Most academic articles on e-voting algorithms will begin with a recital of requirements for a secure election or secure voting. The list is quite long, so sometimes an article may omit some of these, but there is a well established consensus that what I will write about in this post is what a secure election is about. I have taken this list from a really well written overview of different e-voting algorithms: "A framework and taxonomy for comparison of electronic voting schemes" by K Sampigethaya, R Poovendran, Computers & Security, Elsevier 2006. I recommend you read it if you want a deeper understanding on this topic.
In my previous blog post I explained the concept of delegated voting and how to make it work together with cryptographically secure e-voting algorithms. In this post I want to describe actual data flows of Liquid Feedback, and how a secure e-voting system like Solon could be hooked into it. For those of you potentially interested in contributing to Solon, I hope this gives a high level idea of the design.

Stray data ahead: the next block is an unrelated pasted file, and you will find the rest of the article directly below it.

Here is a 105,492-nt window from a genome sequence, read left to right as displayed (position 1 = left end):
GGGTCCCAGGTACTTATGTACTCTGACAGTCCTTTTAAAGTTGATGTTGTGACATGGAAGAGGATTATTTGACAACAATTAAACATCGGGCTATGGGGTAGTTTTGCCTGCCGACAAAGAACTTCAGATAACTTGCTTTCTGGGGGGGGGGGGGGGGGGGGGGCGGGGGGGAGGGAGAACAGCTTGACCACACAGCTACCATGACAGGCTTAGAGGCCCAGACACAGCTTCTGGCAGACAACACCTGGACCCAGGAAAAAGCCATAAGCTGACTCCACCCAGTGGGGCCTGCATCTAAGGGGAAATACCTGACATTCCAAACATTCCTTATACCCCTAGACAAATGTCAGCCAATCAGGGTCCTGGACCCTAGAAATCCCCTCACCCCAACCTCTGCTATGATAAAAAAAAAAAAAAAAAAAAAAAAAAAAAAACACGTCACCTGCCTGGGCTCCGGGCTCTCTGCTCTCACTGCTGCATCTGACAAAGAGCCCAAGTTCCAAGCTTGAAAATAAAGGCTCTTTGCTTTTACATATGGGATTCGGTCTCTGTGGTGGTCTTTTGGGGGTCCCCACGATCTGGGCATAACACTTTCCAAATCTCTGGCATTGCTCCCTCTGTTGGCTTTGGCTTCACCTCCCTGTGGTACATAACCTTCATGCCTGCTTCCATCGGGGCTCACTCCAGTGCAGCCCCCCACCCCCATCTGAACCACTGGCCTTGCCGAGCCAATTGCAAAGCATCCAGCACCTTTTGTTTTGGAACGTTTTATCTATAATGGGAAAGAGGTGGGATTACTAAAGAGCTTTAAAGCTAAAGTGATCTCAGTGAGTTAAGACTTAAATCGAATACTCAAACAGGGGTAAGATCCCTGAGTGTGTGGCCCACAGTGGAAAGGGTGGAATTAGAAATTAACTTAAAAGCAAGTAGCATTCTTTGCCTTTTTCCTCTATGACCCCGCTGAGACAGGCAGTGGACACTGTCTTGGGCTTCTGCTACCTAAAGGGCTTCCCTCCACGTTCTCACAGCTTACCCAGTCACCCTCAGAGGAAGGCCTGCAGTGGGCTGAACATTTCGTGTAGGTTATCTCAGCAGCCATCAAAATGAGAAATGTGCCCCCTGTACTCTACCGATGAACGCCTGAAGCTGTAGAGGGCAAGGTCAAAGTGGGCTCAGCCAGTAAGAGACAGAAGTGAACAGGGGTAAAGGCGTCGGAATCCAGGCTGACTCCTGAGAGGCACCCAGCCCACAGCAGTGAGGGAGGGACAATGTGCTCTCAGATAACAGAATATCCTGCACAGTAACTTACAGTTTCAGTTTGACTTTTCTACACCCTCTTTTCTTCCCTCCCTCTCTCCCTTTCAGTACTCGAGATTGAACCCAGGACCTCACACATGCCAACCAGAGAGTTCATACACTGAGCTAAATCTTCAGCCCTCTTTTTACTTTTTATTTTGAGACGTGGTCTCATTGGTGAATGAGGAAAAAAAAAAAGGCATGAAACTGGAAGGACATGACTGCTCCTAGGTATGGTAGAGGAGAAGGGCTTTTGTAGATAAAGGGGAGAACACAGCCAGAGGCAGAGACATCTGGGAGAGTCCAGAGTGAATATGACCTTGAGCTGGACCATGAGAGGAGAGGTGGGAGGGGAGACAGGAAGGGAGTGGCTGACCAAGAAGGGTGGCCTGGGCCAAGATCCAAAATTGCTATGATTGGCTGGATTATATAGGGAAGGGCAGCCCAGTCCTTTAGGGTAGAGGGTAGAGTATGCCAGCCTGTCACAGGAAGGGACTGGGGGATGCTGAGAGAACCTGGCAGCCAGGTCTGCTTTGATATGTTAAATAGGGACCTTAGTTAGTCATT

Everything explained here already exists. The
liquid_feedback_patch/ creates these hooks into Liquid Feedback Core and alters the calculation procedure so that it counts the externally provided results. The 0.1 version of Solon is able to support this data flow and gives you a simple UI to cast votes via Solon. The small detail missing is the actual "secure" part, the current version is just a mockup demonstrating the idea. After this post I intend to write more about the Acquisti e-voting algorithm that I intend to implement as part of Solon.
How delegated voting works in Liquid Feedback